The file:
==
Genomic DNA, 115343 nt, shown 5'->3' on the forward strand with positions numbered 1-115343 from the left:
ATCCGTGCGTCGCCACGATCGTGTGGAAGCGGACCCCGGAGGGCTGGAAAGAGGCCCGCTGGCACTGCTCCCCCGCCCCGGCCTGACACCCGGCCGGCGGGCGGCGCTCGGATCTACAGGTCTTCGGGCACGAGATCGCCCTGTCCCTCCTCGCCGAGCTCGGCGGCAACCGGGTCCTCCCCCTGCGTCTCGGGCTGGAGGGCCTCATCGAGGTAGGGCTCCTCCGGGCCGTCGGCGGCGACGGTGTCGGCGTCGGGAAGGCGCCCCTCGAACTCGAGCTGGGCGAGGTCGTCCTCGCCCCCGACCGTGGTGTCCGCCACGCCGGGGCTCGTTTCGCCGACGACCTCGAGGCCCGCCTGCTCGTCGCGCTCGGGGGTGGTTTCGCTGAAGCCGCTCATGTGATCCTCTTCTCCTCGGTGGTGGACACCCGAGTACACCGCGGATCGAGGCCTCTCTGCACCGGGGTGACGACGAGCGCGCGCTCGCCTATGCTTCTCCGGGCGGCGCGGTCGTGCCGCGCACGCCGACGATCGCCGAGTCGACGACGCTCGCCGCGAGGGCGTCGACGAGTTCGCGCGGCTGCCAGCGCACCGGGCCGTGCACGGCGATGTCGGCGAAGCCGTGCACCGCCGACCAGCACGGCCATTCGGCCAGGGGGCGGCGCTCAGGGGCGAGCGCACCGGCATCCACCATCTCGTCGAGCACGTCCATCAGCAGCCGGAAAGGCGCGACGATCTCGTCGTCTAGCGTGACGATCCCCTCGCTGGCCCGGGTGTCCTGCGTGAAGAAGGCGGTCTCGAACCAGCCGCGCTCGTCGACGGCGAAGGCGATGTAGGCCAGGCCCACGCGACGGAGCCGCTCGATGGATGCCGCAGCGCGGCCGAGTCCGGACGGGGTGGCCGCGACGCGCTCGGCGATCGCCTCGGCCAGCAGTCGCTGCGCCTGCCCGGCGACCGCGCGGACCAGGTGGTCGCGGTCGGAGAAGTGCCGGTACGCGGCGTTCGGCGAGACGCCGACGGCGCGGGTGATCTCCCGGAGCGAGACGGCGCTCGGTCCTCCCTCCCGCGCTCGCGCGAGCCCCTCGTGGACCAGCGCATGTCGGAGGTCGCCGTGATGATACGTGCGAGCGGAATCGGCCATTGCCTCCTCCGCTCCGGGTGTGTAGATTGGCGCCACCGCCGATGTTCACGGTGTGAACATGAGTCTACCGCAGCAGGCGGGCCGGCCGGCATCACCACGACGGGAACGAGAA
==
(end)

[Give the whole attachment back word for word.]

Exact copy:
Genomic DNA, 115343 nt, shown 5'->3' on the forward strand with positions numbered 1-115343 from the left:
ATCCGTGCGTCGCCACGATCGTGTGGAAGCGGACCCCGGAGGGCTGGAAAGAGGCCCGCTGGCACTGCTCCCCCGCCCCGGCCTGACACCCGGCCGGCGGGCGGCGCTCGGATCTACAGGTCTTCGGGCACGAGATCGCCCTGTCCCTCCTCGCCGAGCTCGGCGGCAACCGGGTCCTCCCCCTGCGTCTCGGGCTGGAGGGCCTCATCGAGGTAGGGCTCCTCCGGGCCGTCGGCGGCGACGGTGTCGGCGTCGGGAAGGCGCCCCTCGAACTCGAGCTGGGCGAGGTCGTCCTCGCCCCCGACCGTGGTGTCCGCCACGCCGGGGCTCGTTTCGCCGACGACCTCGAGGCCCGCCTGCTCGTCGCGCTCGGGGGTGGTTTCGCTGAAGCCGCTCATGTGATCCTCTTCTCCTCGGTGGTGGACACCCGAGTACACCGCGGATCGAGGCCTCTCTGCACCGGGGTGACGACGAGCGCGCGCTCGCCTATGCTTCTCCGGGCGGCGCGGTCGTGCCGCGCACGCCGACGATCGCCGAGTCGACGACGCTCGCCGCGAGGGCGTCGACGAGTTCGCGCGGCTGCCAGCGCACCGGGCCGTGCACGGCGATGTCGGCGAAGCCGTGCACCGCCGACCAGCACGGCCATTCGGCCAGGGGGCGGCGCTCAGGGGCGAGCGCACCGGCATCCACCATCTCGTCGAGCACGTCCATCAGCAGCCGGAAAGGCGCGACGATCTCGTCGTCTAGCGTGACGATCCCCTCGCTGGCCCGGGTGTCCTGCGTGAAGAAGGCGGTCTCGAACCAGCCGCGCTCGTCGACGGCGAAGGCGATGTAGGCCAGGCCCACGCGACGGAGCCGCTCGATGGATGCCGCAGCGCGGCCGAGTCCGGACGGGGTGGCCGCGACGCGCTCGGCGATCGCCTCGGCCAGCAGTCGCTGCGCCTGCCCGGCGACCGCGCGGACCAGGTGGTCGCGGTCGGAGAAGTGCCGGTACGCGGCGTTCGGCGAGACGCCGACGGCGCGGGTGATCTCCCGGAGCGAGACGGCGCTCGGTCCTCCCTCCCGCGCTCGCGCGAGCCCCTCGTGGACCAGCGCATGTCGGAGGTCGCCGTGATGATACGTGCGAGCGGAATCGGCCATTGCCTCCTCCGCTCCGGGTGTGTAGATTGGCGCCACCGCCGATGTTCACGGTGTGAACATGAGTCTACCGCAGCAGGCGGGCCGGCCGGCATCACCACGACGGGAACGAGAA